You can get Aleteia inspiration and news in your inbox. Our specially curated newsletter is sent each morning. The best part? It's free.
We’ve got a great haul for you today. Here’s some pages that we thought were particularly interesting:
The Catholic Church desperately needs artists. (Angelusnews.com)
This article talks about several groups of Catholic artists and what their currently doing in their communities to create a resurgence of all forms of Catholic art: It’s no secret that the Michaelangelos of the Church seem to be few and far between in this age, where some modern churches more closely resemble spaceships than houses of God, church bulletin design seems to be stuck in the 1980s, and some church choirs consist of two people who’ve never taken a music lesson.
However, a slow but sure movement towards rediscovering the importance of art and beauty seems to be afoot in the Catholic Church. Here’s how three different groups are working to put Pope John Paul II’s call for artists into action.
“Don’t settle for mediocrity,” he said. “There is such a low bar for art in the Christian world that you can get away with being mediocre.” “The world needs excellence to reach the 90 percent of people that think that Catholicism is totally archaic and meaningless, those are the people your art is supposed to reach.”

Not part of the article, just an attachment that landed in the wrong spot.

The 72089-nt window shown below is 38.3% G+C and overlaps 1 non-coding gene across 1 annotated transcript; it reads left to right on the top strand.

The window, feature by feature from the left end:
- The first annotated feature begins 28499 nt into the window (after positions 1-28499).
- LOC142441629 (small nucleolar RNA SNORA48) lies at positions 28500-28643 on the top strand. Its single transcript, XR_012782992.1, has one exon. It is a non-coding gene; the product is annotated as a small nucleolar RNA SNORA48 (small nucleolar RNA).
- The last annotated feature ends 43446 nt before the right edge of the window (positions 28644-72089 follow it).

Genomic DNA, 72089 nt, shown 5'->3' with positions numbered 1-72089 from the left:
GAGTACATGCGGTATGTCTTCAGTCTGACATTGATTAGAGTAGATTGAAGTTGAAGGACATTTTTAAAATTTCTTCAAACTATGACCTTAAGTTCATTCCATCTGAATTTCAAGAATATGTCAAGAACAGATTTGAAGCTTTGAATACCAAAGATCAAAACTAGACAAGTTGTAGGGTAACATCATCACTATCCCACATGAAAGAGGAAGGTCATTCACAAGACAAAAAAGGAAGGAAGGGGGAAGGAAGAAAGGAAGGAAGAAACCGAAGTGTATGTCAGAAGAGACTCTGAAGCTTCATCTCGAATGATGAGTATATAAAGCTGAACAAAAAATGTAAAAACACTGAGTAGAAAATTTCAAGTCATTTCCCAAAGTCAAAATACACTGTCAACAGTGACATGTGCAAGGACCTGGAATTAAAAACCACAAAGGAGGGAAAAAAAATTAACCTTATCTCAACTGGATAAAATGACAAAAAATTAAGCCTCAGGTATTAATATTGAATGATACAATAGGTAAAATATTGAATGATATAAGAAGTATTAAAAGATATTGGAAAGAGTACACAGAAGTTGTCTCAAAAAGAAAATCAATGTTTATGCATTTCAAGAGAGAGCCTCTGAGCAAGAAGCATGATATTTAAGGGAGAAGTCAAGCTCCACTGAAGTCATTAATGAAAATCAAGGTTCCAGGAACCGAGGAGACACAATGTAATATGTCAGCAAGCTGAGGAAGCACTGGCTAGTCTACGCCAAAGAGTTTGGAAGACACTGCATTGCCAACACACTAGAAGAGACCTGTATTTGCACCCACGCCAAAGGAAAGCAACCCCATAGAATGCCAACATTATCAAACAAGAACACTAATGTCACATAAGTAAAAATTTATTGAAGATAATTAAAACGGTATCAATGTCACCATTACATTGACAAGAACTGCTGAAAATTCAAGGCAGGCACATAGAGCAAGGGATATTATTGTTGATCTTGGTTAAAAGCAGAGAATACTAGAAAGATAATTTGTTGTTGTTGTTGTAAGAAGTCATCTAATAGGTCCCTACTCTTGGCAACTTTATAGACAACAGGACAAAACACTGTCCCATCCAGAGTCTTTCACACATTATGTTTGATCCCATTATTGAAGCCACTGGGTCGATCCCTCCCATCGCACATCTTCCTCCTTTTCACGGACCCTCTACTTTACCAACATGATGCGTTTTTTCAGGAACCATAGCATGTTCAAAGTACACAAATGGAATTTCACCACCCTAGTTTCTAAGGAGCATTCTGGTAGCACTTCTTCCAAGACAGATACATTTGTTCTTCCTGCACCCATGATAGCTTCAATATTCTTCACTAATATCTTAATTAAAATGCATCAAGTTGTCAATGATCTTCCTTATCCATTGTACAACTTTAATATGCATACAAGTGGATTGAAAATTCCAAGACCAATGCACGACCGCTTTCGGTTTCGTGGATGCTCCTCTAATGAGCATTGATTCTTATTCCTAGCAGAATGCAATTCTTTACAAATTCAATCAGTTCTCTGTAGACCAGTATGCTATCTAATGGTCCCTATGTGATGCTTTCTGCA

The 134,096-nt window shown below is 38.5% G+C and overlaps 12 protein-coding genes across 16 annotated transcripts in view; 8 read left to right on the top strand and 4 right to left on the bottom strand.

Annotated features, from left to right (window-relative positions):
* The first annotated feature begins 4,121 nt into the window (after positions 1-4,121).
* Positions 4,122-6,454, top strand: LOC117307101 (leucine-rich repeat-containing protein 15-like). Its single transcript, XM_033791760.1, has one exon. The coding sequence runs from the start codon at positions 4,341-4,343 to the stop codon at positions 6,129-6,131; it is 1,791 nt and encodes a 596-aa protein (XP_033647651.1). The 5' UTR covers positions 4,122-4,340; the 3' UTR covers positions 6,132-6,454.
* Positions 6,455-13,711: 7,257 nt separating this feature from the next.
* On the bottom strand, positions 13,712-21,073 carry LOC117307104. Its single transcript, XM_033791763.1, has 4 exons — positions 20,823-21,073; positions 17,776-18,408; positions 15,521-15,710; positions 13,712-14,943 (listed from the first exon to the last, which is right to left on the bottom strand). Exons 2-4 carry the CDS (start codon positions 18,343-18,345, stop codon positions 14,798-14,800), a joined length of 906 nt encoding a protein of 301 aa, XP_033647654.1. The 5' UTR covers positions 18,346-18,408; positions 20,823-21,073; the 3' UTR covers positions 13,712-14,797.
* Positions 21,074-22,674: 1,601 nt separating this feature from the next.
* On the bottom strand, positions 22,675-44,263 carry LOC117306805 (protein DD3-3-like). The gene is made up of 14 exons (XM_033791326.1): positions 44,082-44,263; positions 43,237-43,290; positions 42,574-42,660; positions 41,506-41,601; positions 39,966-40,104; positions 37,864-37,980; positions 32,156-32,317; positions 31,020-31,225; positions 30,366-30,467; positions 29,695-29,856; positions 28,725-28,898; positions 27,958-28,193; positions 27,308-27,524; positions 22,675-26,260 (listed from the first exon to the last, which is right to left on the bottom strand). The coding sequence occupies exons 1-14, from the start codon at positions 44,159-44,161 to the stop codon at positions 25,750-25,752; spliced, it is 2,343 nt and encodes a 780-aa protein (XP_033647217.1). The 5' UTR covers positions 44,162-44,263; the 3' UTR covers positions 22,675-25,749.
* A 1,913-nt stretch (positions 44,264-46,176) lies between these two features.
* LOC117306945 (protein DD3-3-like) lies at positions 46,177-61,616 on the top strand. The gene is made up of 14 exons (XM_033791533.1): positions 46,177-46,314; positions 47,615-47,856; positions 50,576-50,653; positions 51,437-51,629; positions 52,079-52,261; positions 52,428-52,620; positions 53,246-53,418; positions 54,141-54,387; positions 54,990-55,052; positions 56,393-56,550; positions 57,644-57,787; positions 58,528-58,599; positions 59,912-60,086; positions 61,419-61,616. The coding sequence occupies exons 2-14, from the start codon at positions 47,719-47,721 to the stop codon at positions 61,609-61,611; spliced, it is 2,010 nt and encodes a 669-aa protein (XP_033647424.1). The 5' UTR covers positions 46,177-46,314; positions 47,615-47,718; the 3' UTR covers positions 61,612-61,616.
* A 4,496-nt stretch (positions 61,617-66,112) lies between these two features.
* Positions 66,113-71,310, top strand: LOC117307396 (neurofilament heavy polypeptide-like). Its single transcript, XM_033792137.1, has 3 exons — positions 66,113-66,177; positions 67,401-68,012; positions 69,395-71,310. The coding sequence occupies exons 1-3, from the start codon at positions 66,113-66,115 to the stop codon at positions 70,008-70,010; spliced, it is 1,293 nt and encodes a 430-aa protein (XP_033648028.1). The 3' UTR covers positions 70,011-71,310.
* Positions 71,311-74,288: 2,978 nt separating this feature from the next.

Our very own Zoe Romanowsky interviews best selling gardening author and Benedictine oblate Margaret Rose Realy, Obl. OSB, on being an oblate/hermit, how that mixes with gardening and how to approach disappointment:
It’s best to disregard the word “lay”—that can make it confusing. My personal calling as a Benedictine oblate is to be a lay hermit—somewhat of an anchoress, though I use that term loosely. I live a life of celibacy, but that is not the commitment of all oblates—most are married and have children. To be a Benedictine oblate is to be like a monk or nun in the world. We are specifically tied to a monastery and called to follow the charism of that monastery. Mine is service to the poor, and because of the number of prisons here in Michigan, we serve people coming out of the prison system. The charism of the Benedictine oblates is to find God in the ordinariness of life—St. Benedict is the patron of the ordinary—and to work and pray and offer everything to the Lord. The best way to describe it is a particular practice I have as a lay hermit: I keep a “Christ” chair next to my bed, and I have another one in my oratory. Mentally, I place our Lord there so he’s always present with me.
I Didn’t Like The Homeless Guy That Stopped Me Yesterday (Catholicconspiracy.com)
Tom Zampino writes to remind us that we, as Catholics, are called to love our neighbors regardless of presumptions or awkwardness. The golden rule is the standard by which we are measured and, as with most of our practices, it is not always the easiest path to follow. Unconditional love for all is the goal:
No, we have a much more difficult one:You shall love your neighbor as yourself. There is no other commandment greater than these – Mark 12:31
So what does that mean in practice?
Well, for one thing, love is a verb not just an emotion or a feeling.
It’s active, not passive. It’s about making conscious, charitable choices, not ones by default.
It’s looking for the good in someone, even when – on the surface at least – there is nothing at all lovable about them. Sometimes we have to look deep down inside others to find that good.